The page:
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Despite extensive paleoenvironmental research on the postglacial history of the Kenai Peninsula, Alaska, uncertainties remain regarding the region's deglaciation, vegetation development, and past hydroclimate. To elucidate this complex environmental history, we present new proxy datasets from Hidden and Kelly lakes, located in the eastern Kenai lowlands at the foot of the Kenai Mountains, including sedimentological properties (magnetic susceptibility, organic matter, grain size, and biogenic silica), pollen and macrofossils, diatom assemblages, and diatom oxygen isotopes. We use a simple hydrologic and isotope mass balance model to constrain interpretations of the diatom oxygen isotope data. Results reveal that glacier ice retreated from Hidden Lake's headwaters by ca. 13.1 cal ka BP, and that groundwater was an important component of Kelly Lake's hydrologic budget in the Early Holocene. As the forest developed and the climate became wetter in the Middle to Late Holocene, Kelly Lake reached or exceeded its modern level. In the last ca. 75 years, rising temperature caused rapid changes in biogenic silica content and diatom oxygen isotope values. Our findings demonstrate the utility of mass balance modeling to constrain interpretations of paleolimnologic oxygen isotope data, and that groundwater can exert a strong influence on lake water isotopes, potentially confounding interpretations of regional climate.
Paleobiological and paleoecological interpretations rely on constraining the temporal resolution of the fossil record. The taphonomic clock, that is, a correlation between the alteration of skeletal material and its age, is an approach for quantifying time-averaging scales. We test the taphonomic clock hypothesis for marine demersal and pelagic fish otoliths from a 10–40 m depth transect on the Mediterranean siliciclastic Israeli shelf by radiocarbon dating and taphonomic scoring. Otolith ages span the last ~8000 yr, with considerable variation in median and range along the transect. Severely altered otoliths, contrary to pristine otoliths, are likely to be older than 1000 yr. For pelagic fish otoliths, at 30 m depth, taphonomic degradation correlates positively with postmortem age. In contrast, no correlation occurs for demersal fishes at 10 and 30 m depth, mostly because of the paucity of very young pristine (<150 yr) otoliths, possibly due to a drop in production over the last few centuries. Contrary to molluscan and brachiopod shells, young otoliths at these depths are little affected and do not show a broad spectrum of taphonomic damage, because those that derive from predation are excreted in calcium- and phosphate-rich feces forming an insoluble crystallic matrix that increases their preservation potential. At 40 m depth, all dated otoliths are very young but rather damaged because of locally chemically aggressive sediments, thus showing no correlation between taphonomic grade and postmortem age. Our results show that local conditions and the target species population dynamics must be considered when testing the taphonomic clock hypothesis.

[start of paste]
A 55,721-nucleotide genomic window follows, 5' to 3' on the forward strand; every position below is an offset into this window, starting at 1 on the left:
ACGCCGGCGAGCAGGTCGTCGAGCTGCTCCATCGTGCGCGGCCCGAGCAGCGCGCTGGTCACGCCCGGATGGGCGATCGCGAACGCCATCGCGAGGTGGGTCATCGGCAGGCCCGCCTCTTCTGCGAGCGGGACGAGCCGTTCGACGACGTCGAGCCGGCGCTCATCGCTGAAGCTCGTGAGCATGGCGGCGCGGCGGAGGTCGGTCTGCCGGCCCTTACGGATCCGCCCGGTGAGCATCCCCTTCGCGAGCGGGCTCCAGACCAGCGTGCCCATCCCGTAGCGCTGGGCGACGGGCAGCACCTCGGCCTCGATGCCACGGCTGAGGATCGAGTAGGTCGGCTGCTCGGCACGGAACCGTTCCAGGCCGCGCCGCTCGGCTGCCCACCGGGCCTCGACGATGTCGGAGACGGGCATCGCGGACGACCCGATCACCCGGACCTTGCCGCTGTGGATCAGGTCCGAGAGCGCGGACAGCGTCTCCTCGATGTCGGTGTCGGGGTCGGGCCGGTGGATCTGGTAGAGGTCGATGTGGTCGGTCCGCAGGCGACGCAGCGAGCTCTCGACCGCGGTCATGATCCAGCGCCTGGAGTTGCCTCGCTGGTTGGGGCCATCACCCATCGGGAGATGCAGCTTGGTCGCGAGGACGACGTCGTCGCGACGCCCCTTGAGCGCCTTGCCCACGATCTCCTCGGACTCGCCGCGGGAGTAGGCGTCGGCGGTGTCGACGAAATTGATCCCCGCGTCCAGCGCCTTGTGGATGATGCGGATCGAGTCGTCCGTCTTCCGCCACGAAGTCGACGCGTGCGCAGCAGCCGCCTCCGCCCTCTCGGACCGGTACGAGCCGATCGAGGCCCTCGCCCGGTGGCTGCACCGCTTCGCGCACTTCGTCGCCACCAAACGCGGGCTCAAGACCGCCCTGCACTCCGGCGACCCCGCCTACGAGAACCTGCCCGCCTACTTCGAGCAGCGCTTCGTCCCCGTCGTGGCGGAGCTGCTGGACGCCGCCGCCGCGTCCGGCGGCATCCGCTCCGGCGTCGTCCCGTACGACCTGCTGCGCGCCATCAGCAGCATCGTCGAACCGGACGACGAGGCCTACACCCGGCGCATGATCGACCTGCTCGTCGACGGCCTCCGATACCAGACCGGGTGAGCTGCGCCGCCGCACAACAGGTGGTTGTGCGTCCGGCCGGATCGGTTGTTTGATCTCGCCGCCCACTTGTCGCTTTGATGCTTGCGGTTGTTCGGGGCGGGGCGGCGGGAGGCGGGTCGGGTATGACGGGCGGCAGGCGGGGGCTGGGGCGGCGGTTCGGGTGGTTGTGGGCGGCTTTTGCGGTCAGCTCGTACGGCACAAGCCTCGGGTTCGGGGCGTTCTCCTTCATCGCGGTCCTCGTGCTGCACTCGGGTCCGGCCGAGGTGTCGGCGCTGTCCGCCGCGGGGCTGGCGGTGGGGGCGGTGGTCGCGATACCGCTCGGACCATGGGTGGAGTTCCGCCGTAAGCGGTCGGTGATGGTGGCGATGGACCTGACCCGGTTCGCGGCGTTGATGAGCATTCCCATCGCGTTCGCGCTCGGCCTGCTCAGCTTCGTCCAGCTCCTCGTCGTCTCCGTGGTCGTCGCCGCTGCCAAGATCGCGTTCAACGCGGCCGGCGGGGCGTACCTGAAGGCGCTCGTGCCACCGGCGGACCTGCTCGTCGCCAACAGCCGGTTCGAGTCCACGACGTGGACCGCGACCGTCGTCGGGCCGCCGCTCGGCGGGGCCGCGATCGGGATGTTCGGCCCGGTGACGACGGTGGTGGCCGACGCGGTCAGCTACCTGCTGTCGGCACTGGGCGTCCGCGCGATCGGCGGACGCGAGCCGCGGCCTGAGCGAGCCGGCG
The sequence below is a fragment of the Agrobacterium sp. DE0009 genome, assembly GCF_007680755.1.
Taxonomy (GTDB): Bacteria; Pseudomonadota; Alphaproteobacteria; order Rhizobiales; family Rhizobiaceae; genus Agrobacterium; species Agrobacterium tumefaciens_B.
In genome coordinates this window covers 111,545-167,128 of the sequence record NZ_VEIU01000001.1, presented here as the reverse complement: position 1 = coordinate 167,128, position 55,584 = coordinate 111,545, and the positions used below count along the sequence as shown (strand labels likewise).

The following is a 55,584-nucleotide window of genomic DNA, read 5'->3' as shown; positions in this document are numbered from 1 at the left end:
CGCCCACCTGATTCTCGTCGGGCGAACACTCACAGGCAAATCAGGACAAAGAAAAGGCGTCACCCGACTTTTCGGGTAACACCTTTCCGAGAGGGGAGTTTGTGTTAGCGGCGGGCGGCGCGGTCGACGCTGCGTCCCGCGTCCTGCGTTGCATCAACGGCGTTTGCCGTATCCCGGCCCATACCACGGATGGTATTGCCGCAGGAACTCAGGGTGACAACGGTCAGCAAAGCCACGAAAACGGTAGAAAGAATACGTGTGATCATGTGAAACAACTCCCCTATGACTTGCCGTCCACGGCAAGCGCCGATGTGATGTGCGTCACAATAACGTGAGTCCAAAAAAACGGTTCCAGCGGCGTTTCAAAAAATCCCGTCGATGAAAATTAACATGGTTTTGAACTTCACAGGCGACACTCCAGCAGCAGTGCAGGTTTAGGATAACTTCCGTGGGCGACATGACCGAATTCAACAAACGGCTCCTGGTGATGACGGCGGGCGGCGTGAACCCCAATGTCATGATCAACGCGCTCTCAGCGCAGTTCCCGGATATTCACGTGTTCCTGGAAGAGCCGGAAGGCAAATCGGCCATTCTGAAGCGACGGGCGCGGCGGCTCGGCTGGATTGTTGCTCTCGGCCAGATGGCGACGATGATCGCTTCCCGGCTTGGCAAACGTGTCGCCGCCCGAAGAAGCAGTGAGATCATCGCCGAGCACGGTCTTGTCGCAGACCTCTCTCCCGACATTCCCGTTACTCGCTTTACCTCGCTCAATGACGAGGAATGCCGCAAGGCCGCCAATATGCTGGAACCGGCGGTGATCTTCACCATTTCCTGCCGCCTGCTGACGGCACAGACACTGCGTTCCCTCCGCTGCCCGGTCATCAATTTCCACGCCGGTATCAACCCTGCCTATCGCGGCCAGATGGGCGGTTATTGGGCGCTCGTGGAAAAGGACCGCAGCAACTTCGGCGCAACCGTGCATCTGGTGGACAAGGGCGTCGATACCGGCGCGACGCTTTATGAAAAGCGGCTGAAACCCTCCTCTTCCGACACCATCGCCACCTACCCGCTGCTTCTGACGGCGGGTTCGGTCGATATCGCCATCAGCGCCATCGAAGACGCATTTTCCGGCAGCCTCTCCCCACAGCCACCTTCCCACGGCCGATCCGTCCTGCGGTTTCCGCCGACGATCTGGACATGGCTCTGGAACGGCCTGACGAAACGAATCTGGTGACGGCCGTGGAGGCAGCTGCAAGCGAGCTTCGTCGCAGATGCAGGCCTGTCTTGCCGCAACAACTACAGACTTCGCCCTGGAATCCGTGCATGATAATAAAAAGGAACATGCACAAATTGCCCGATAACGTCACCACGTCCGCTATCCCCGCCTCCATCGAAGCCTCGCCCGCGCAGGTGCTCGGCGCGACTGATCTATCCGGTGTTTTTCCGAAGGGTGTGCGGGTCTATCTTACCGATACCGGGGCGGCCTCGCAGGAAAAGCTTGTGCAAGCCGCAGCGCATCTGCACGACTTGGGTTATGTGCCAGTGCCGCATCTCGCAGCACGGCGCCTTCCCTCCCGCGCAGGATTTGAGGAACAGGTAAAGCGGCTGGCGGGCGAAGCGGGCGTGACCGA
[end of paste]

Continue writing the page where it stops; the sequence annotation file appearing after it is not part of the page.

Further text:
The direct carbonate procedure for accelerator mass spectrometry radiocarbon (AMS 14C) dating of submilligram samples of biogenic carbonate without graphitization is becoming widely used in a variety of studies. We compare the results of 153 paired direct carbonate and standard graphite 14C determinations on single specimens of an assortment of biogenic carbonates. A reduced major axis regression shows a strong relationship between direct carbonate and graphite percent Modern Carbon (pMC) values (m = 0.996; 95% CI [0.991–1.001]). An analysis of differences and a 95% confidence interval on pMC values reveals that there is no significant difference between direct carbonate and graphite pMC values for 76% of analyzed specimens, although variation in direct carbonate pMC is underestimated. The difference between the two methods is typically within 2 pMC, with 61% of direct carbonate pMC measurements being higher than their paired graphite counterpart. Of the 36 specimens that did yield significant differences, all but three missed the 95% significance threshold by 1.2 pMC or less. These results show that direct carbonate 14C dating of biogenic carbonates is a cost-effective and efficient complement to standard graphite 14C dating.